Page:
Still, this is probably up there with Johnny Damon going from the Red Sox to the Yankees, though worse because of the long history of the Uribe name in Giants history (Jose Uribe will always be THE Uribe for the Giants, unlike what AJ Pierzitski thought, that SF stole that from Chicago, what a historian he is; ironically, Jose is truly the player to be named later, as his name was Jose Gonzalez when we got him in trade for Jack Clark, the only player to have any eventual significance for us from the trade, but he decided to go with his mother's maiden name because there were so many Jose Gonzalezs already in pro baseball. So it is only befitting because Jose Uribe is so unique, a one of a kind guy).
The good news it that the Giants did not match the offer. That's just too much for him for what the Giants need. Juan's OK as a shortstop, but 2 years at $6M per at best, as reward for the 2010 season. The extra year is just too rich for my blood and then you top it off by going to $7M. No thank you, but thanks for a great 2010 season. And I think D-ger fans will start "Boo"-ribaying him at some point because right-handed hitters do poorer HR-wise in D-ger Stadium, it is just harder for them to hit homers there (while easier for lefties).
I think the Giants offense will be fine without Uribe in 2010. The "Someone new everyday" offense will continue to function fine, in fact, it should even be better because 1) Bumgarner pitches full season (meaning even less offense needed to win), 2) Posey plays full season, 3) Ross here all season (meaning less Rowand), 4) Torres starts full season (meaning less Rowand), 5) Sandoval should return to Panda-mojo status, and 6) we already signed Huff back. Torres, Franchez, Huff, Posey, Ross, Sandoval, plus OF and SS is a pretty good top of lineup, better if Burrell comes back as starting LF and hit as well, outstanding if Sandoval can reach 2010 levels of production.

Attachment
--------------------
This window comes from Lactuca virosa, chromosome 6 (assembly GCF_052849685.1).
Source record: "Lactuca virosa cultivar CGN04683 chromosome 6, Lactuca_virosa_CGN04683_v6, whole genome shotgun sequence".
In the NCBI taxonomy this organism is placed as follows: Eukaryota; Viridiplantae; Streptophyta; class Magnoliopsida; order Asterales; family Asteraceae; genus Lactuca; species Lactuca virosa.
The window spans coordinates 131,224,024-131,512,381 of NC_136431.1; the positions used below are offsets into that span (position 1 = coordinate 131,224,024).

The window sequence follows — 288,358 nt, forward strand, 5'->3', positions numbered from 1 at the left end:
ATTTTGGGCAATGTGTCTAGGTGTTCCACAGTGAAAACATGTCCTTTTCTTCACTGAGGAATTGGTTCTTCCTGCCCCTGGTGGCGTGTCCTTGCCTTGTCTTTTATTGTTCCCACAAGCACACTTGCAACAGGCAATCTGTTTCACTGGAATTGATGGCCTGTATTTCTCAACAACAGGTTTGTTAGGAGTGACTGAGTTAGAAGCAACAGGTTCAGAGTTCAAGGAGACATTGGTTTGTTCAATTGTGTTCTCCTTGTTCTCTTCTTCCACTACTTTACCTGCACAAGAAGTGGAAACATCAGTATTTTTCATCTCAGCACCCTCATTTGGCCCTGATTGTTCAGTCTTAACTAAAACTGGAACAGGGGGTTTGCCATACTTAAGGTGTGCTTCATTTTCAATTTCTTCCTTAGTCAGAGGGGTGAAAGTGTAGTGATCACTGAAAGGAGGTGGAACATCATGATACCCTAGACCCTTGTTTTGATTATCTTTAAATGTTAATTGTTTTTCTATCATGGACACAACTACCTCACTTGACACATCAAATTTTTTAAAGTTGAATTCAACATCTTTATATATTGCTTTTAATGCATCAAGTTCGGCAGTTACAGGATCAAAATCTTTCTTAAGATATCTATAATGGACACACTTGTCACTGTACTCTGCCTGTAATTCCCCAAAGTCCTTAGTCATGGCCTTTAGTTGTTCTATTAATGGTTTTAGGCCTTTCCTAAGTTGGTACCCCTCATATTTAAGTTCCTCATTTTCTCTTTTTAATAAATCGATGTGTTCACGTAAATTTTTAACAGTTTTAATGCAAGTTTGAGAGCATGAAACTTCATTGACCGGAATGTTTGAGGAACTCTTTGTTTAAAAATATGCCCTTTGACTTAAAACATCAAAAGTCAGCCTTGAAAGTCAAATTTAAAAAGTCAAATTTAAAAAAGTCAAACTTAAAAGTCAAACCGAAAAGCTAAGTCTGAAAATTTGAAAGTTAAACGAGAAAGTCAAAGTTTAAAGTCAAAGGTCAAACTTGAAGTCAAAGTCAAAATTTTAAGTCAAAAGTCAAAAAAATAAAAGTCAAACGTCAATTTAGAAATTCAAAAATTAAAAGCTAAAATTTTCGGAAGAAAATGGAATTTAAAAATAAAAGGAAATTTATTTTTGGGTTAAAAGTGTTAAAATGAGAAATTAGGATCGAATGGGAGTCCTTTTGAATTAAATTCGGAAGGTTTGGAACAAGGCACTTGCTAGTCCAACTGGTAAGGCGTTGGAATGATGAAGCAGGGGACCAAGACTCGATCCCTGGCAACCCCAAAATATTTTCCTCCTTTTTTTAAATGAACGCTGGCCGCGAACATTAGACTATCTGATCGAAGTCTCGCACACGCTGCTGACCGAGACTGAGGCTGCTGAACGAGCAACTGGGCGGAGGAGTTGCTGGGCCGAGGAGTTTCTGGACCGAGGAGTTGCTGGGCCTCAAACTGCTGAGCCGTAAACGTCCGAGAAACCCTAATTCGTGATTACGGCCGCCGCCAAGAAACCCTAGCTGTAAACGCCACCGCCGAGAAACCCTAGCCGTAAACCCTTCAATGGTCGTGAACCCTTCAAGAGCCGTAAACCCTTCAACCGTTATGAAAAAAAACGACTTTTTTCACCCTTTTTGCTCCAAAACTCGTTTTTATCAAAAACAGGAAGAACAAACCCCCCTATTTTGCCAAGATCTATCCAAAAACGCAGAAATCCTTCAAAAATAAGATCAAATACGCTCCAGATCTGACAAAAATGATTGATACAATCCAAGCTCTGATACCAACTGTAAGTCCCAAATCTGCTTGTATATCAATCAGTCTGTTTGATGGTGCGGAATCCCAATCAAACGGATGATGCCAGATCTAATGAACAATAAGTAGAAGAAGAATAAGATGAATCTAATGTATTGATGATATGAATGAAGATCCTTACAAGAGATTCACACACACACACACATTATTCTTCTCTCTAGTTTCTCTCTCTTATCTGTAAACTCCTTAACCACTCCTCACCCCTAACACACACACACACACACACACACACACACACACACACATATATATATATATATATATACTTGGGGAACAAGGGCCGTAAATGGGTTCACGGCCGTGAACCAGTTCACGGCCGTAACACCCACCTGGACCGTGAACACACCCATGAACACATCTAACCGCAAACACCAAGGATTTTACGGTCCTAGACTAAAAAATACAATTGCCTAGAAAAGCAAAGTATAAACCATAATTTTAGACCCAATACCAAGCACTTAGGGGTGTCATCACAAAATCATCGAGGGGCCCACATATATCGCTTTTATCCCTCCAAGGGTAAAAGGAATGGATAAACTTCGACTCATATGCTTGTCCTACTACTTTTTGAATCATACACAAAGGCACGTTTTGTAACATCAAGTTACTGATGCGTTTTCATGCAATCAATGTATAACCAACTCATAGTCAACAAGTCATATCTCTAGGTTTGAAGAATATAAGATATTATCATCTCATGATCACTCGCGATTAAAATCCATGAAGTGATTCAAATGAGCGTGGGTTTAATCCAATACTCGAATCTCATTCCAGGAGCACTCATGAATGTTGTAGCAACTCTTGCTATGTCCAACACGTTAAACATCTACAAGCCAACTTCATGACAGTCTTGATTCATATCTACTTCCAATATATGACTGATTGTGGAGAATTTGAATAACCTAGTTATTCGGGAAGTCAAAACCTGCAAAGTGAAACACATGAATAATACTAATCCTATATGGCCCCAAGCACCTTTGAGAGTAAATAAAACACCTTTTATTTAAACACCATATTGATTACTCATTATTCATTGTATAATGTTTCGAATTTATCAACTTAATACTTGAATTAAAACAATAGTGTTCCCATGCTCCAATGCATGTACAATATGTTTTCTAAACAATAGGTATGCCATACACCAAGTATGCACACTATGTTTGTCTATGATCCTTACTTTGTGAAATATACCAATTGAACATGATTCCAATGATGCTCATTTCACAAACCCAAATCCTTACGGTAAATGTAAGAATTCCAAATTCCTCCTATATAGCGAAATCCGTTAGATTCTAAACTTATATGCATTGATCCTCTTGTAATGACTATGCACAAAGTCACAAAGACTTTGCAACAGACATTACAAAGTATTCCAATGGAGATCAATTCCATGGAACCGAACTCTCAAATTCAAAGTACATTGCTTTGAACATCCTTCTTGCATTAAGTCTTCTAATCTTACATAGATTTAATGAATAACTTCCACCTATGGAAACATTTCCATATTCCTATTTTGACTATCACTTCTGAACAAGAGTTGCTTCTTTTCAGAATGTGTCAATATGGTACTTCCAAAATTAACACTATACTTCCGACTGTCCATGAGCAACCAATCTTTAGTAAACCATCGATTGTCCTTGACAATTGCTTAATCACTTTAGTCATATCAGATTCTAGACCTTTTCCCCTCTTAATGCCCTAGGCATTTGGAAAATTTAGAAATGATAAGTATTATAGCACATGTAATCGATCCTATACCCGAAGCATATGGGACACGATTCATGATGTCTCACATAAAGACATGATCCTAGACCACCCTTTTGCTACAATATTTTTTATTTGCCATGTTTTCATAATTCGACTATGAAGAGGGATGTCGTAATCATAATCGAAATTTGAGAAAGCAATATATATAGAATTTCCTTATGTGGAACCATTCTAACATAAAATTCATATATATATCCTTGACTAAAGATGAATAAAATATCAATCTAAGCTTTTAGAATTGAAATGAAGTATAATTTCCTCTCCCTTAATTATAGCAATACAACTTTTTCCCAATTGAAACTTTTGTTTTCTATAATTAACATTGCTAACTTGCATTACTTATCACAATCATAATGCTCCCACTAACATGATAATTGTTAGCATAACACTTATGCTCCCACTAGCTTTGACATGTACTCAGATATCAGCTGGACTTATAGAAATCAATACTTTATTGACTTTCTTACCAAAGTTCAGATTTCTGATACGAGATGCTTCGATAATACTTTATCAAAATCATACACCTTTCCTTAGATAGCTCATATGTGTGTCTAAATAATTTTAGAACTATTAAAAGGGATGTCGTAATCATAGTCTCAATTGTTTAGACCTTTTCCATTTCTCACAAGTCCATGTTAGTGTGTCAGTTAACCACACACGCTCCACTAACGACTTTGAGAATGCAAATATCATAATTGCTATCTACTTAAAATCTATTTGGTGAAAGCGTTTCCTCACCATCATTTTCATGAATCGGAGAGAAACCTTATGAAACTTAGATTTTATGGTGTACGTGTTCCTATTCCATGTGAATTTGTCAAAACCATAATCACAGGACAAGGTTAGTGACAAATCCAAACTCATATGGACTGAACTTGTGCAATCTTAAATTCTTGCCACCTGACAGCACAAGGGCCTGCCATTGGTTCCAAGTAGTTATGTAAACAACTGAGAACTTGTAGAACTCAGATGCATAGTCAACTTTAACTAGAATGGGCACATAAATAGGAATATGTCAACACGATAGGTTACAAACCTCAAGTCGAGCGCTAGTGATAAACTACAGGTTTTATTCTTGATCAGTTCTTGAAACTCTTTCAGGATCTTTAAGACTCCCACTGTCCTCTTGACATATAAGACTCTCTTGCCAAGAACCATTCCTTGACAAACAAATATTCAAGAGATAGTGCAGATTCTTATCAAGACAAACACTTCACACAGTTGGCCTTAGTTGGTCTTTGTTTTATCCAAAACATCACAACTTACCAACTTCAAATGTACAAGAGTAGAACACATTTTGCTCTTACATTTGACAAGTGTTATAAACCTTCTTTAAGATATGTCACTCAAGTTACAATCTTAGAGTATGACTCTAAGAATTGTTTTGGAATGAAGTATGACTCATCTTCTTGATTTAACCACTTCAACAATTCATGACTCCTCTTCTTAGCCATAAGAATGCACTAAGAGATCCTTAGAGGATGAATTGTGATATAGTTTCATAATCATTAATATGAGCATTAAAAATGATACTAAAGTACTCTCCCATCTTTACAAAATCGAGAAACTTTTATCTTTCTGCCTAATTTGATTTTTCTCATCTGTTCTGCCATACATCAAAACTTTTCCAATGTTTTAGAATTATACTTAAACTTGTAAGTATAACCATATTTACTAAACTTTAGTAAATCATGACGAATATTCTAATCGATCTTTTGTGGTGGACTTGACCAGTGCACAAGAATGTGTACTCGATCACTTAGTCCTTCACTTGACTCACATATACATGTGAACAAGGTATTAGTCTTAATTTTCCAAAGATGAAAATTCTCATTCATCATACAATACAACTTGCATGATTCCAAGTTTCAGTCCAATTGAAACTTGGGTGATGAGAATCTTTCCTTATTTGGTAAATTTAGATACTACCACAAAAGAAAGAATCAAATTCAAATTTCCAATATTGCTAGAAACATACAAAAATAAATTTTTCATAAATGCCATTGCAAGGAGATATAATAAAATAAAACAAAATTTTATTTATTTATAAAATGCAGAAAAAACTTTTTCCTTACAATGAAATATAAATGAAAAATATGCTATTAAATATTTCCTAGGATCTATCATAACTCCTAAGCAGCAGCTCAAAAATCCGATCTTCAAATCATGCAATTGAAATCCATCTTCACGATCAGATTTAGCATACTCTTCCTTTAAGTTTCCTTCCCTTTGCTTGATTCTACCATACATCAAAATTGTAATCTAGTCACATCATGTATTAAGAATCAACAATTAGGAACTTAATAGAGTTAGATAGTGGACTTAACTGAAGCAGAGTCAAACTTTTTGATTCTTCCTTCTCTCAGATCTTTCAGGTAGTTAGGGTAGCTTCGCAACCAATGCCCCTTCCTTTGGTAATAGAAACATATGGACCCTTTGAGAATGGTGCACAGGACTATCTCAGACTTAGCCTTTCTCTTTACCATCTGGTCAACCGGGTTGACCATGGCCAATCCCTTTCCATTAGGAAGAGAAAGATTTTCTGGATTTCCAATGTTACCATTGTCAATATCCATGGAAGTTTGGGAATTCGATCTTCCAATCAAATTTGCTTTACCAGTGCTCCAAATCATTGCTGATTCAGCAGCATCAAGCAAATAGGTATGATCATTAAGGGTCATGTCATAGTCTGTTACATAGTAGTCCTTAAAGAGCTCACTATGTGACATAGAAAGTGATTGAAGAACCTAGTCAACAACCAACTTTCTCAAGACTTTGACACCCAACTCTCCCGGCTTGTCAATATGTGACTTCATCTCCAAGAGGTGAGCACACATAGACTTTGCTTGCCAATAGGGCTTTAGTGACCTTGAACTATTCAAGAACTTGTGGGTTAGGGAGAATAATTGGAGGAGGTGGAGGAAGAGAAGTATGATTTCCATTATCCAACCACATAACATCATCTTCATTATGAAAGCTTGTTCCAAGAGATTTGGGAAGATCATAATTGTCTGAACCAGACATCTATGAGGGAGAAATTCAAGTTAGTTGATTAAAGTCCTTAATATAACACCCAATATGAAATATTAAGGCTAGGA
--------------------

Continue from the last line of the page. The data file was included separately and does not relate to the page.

And the pitching, which was basically MLB best (I think we ended up 2nd by barest of margins), should duplicate its 2010 season (or better). Cain and Sanchez had great seasons, but any downside for them are balanced by Lincecum looking so dominant with his new slider and having Bumgarner instead of Wellemeyer for half a season; Zito has pitched about the same the past two seasons, probably do about as well again.
Plus, the bullpen should be even better, the Giants spent the first half of the season trying to find relievers who could deliver and only Casilla delivered outside of regulars Wilson and Romo, plus Affeldt was struggling. Then Moto did OK, then Ray, and lastly Lopez and Ramirez were acquired, before Affeldt finally returned to 2009 goodness, and now the bullpen looks stellar with Wilson, Romo, Affeldt, Lopez, Casilla, and presumably Ray (former closer getting over surgery; could finally be healthy in 2011) and Ramirez (some speculate that one or the other might be non-tendered but I don't see that happening).
For SS, I've seen many names mentioned as possibilities, either signing or trading for, most noted in Baggerly: Derek Jeter, Orlando Hudson, Miguel Tejada, Cesar Izturiz, JJ Hardy, Jason Barlett, others I've seen include Marco Scutaro and Jose Reyes. Not that I think Crawford will ever be that great a shortstop, but I would rather not get anyone with big money attached, particularly in trade, because that would probably require the Giants giving up some talent, particularly pitching talent.
The Giants are nicely loaded in pitching but it takes only one or two injuries or poor performances, particularly after pitching more innings than ever before in 2010 by going deep into the playoffs, to make the Giants scramble to replace pieces. A trade of significant prospects would steal our depth, which is shallow right now (only Runzler is a possible backup starter for 2011 season right now) and would only get worse. If we can get away with lesser prospects, though, I would be OK with that.